IQAir helps protect precious objects from contaminated air

The effect of the indoor environment on museum objects, artifacts and exhibits has received increasing attention from museum curators and other staff over the past 150 years. Most attention has focused on the effects of variations in light exposure, relative humidity and temperature. Meanwhile, less attention has been focused on the effects of air pollutants, even though the deterioration caused by air pollutants can be just as destructive as, for example, deterioration caused by exposure to high light levels.

Effects of indoor air pollution can be hard to detect

A partial explanation is that the effect of indoor air pollutants is not always obvious. Some types of deterioration, such as corrosion, are easily recognized. But other decay processes are harder to detect, such as loss of fiber strength in a material. And as a pollutant rarely is the only factor in a deterioration process, but interacts with relative humidity, temperature, and even other pollution compounds, the situation is complex. Furthermore, indoor air pollution is not uniform from location to location and indoor air typically contains hundreds of compounds considered to be "pollutants."

Much of today's terminology and modern approaches toward fighting indoor air pollution have been adapted from the science of human health and comfort. While some of these adapted technologies and ideas are useful (for example, air-measuring methods), others are less so. Maintaining and preserving the “health” of museum objects is substantially different from maintaining and preserving the health of human beings. Museum objects are intended to last for centuries or even millennia. And while the human body can heal from exposure to small doses of poisonous substances, materials in an object accumulate deterioration from any attack, slowly decaying more and more. Therefore, even small exposures to pollutants will have a large effect over time, similar in principle to the effect of accumulated light causing the fading of dyes.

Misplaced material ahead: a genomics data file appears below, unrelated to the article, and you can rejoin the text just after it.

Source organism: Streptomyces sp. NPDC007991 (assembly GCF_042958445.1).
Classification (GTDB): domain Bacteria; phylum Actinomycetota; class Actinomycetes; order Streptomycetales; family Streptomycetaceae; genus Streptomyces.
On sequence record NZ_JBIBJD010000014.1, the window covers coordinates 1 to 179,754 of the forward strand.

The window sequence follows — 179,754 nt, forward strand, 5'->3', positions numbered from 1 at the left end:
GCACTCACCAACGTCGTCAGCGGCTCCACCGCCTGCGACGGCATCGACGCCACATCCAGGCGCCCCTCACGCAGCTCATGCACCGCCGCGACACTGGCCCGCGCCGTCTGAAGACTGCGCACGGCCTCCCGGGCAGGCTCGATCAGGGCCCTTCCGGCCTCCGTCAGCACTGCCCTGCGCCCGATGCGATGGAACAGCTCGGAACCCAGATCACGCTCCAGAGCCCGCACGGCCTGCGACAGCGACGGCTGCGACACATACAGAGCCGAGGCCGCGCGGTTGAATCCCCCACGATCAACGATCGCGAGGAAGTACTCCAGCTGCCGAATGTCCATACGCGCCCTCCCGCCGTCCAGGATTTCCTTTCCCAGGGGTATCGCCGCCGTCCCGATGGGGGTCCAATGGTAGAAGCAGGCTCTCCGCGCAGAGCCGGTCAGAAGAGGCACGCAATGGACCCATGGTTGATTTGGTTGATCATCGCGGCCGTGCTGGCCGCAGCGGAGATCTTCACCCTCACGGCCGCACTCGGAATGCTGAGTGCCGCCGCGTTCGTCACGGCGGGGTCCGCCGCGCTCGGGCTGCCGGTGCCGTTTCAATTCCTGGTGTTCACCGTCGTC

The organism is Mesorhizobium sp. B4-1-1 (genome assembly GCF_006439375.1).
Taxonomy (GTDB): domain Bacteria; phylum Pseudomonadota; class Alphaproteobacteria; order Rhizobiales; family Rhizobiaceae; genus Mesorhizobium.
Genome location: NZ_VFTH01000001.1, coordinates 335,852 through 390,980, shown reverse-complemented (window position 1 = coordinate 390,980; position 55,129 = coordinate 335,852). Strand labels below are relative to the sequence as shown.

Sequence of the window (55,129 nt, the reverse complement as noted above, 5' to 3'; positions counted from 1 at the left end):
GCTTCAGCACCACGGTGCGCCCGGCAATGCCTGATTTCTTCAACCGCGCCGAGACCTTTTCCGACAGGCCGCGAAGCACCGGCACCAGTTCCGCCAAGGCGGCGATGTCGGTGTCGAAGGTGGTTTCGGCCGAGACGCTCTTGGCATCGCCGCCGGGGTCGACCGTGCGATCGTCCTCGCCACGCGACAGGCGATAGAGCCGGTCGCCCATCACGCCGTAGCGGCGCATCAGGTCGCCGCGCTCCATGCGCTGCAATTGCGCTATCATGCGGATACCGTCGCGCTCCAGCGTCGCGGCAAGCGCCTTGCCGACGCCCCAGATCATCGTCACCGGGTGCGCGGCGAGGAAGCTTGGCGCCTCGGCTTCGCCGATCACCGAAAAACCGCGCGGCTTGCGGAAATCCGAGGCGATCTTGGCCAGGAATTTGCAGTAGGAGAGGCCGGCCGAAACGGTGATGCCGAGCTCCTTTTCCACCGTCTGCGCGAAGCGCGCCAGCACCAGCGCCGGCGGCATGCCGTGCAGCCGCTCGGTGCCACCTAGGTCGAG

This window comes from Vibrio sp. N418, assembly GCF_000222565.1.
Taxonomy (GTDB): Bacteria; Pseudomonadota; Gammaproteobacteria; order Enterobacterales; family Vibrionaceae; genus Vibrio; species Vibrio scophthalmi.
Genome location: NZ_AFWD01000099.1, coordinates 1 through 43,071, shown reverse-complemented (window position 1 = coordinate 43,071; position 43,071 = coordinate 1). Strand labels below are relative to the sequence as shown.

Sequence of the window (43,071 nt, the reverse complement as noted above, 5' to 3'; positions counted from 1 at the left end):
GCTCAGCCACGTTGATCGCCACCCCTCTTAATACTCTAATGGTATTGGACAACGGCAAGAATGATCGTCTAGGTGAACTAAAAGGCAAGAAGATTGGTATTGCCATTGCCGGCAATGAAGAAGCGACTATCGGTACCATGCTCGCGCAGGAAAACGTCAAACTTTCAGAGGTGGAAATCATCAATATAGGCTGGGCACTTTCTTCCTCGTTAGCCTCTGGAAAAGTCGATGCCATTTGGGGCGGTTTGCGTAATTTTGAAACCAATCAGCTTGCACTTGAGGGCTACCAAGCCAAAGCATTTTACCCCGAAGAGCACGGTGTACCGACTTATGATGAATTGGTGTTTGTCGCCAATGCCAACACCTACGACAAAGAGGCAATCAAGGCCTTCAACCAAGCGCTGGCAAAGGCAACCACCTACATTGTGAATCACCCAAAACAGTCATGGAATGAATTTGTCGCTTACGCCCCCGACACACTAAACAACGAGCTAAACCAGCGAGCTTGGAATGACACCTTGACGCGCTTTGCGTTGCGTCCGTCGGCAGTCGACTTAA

IQAir has solutions for museums

IQAir has the ability to assist museums by providing highly specialized air cleaning solutions drawn from a wide range of air cleaning technologies and approaches. Whether the problem stems from polluted outdoor air or from a particular chemical substance released by indoor materials, IQAir is able to offer solutions that match the particular problem and fit the budget and other practical requirements of the museum.


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When butterflies started dying after new carpet was installed at the Smithsonian Butterfly Pavilion, IQAir was called in to solve the problem.